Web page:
The directors of the committee summon a Board meeting. At a Board Meeting, the corporate directors use their collective authority. A board meeting was required to be convened once every three months under the former Companies Act of 1956, with at least four meetings each year.
Every business must conduct a board meeting at least once every three months, and at least four such meetings should be conducted every year, according to Section 285 of the Companies Act, 2013. If a meeting is called within the time limit, it is not considered a violation, even if it cannot be convened owing to a lack of quorum.
Resolutions of a company and its kinds
Company resolutions are usually passed (approved) by a majority vote of members at a public meeting or directors at a board meeting, although resolutions can also be passed in writing.
The following are the many sorts of business resolutions:
- A member’s ordinary resolution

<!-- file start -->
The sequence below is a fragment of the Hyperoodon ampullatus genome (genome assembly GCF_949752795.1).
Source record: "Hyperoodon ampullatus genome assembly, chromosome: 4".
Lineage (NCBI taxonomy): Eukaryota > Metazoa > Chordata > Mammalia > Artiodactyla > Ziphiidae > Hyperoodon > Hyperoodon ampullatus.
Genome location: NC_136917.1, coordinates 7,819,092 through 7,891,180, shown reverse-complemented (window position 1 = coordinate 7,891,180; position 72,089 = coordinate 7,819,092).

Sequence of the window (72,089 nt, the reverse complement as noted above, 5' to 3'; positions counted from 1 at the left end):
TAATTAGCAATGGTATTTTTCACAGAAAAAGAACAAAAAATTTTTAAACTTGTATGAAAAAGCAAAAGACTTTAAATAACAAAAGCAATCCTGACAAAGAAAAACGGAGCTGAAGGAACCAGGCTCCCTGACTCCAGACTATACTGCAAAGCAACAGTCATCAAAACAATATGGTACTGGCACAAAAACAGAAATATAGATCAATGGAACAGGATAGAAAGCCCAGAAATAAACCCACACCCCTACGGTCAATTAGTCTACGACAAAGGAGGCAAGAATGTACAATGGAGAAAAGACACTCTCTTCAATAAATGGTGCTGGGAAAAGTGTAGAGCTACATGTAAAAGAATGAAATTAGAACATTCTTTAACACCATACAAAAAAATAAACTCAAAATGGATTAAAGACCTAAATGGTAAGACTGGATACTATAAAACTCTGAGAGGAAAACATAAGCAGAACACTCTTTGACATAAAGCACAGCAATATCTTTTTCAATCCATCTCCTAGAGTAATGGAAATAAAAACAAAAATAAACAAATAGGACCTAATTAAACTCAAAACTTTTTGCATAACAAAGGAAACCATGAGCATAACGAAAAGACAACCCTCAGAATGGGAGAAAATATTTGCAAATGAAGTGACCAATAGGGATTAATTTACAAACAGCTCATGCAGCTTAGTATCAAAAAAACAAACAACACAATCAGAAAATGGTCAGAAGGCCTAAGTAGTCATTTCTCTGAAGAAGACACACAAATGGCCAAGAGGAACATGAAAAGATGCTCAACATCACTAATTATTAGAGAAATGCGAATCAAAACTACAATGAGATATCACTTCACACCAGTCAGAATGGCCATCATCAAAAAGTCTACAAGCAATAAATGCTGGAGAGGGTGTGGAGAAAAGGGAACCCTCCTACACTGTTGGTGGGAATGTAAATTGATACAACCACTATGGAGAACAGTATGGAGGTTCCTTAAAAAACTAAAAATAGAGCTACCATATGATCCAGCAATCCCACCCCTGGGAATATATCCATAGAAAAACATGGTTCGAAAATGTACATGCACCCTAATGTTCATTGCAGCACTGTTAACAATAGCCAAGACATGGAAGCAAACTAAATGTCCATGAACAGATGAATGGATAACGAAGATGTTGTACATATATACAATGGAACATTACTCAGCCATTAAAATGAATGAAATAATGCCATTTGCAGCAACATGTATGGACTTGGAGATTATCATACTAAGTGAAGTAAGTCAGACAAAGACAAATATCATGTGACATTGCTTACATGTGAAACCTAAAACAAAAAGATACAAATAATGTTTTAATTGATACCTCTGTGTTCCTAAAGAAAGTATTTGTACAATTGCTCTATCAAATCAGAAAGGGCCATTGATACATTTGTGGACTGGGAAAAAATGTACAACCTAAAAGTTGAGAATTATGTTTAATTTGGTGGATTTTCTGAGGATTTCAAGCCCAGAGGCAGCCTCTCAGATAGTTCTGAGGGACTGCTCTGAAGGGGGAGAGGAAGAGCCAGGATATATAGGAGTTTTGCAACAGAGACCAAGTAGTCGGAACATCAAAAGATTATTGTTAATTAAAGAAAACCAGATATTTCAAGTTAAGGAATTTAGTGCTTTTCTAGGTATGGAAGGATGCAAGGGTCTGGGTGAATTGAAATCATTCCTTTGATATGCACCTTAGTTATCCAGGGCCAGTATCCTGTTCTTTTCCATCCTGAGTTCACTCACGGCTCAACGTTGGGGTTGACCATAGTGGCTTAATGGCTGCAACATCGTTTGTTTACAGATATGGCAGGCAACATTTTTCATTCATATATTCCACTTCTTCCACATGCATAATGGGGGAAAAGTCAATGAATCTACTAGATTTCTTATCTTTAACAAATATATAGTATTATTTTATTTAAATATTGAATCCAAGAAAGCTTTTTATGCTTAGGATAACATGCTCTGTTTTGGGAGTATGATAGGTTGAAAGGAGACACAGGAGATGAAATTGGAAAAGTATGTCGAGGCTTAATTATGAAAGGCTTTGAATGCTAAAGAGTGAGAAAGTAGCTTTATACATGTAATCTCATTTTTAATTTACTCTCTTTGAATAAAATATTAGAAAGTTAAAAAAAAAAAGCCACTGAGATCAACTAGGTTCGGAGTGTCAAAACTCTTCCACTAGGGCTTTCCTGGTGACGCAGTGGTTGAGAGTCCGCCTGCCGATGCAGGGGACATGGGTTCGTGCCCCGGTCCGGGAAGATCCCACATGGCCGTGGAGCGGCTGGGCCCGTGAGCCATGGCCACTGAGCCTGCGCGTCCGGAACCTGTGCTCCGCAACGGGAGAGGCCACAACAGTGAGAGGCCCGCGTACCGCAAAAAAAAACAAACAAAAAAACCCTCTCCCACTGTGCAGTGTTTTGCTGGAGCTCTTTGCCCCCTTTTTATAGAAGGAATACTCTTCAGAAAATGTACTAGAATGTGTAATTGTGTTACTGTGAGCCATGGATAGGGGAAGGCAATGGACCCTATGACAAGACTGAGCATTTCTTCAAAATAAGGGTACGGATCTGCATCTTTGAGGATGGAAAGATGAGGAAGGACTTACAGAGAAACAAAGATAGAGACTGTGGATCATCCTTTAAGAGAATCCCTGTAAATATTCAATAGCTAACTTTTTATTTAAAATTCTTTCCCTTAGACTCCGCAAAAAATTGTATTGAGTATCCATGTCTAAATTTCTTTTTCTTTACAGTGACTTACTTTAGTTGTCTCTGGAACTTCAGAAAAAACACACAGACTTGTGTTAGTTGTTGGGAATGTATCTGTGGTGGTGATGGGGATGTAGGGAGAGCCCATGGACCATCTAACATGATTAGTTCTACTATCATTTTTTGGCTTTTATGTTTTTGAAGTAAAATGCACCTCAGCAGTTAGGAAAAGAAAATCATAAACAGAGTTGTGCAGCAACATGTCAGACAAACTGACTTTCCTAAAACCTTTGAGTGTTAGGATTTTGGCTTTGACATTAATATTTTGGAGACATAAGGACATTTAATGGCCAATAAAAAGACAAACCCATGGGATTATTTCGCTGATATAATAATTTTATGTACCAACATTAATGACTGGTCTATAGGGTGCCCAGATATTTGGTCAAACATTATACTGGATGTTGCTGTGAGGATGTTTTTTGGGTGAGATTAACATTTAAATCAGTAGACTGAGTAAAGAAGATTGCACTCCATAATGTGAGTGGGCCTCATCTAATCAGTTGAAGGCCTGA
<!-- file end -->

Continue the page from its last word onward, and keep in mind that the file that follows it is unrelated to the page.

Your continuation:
- The members’ special resolution
- A member’s written resolution (either ordinary or exceptional)
- A resolution of the board of directors (sometimes known as a ‘board resolution’).
- Written resolution of the Directors
The Companies Act 2006 and the articles of association, which generally stipulate when a resolution is necessary and the sort of resolution that should be adopted, set out the decision-making norms and processes that a limited company must follow.
Books of accounts to be kept by Company (Section 128)
The books of accounts, which must include honest and fair financial statements, as well as any related documentation, must be stored at the company’s registered address. The books must be kept on an accrual basis and using the double-entry accounting method. The books of accounts and associated documentation may be stored in India at the discretion of the BOD. The ROC must be provided seven days’ notice before communicating the change address. The accounting can be maintained in an electronic format.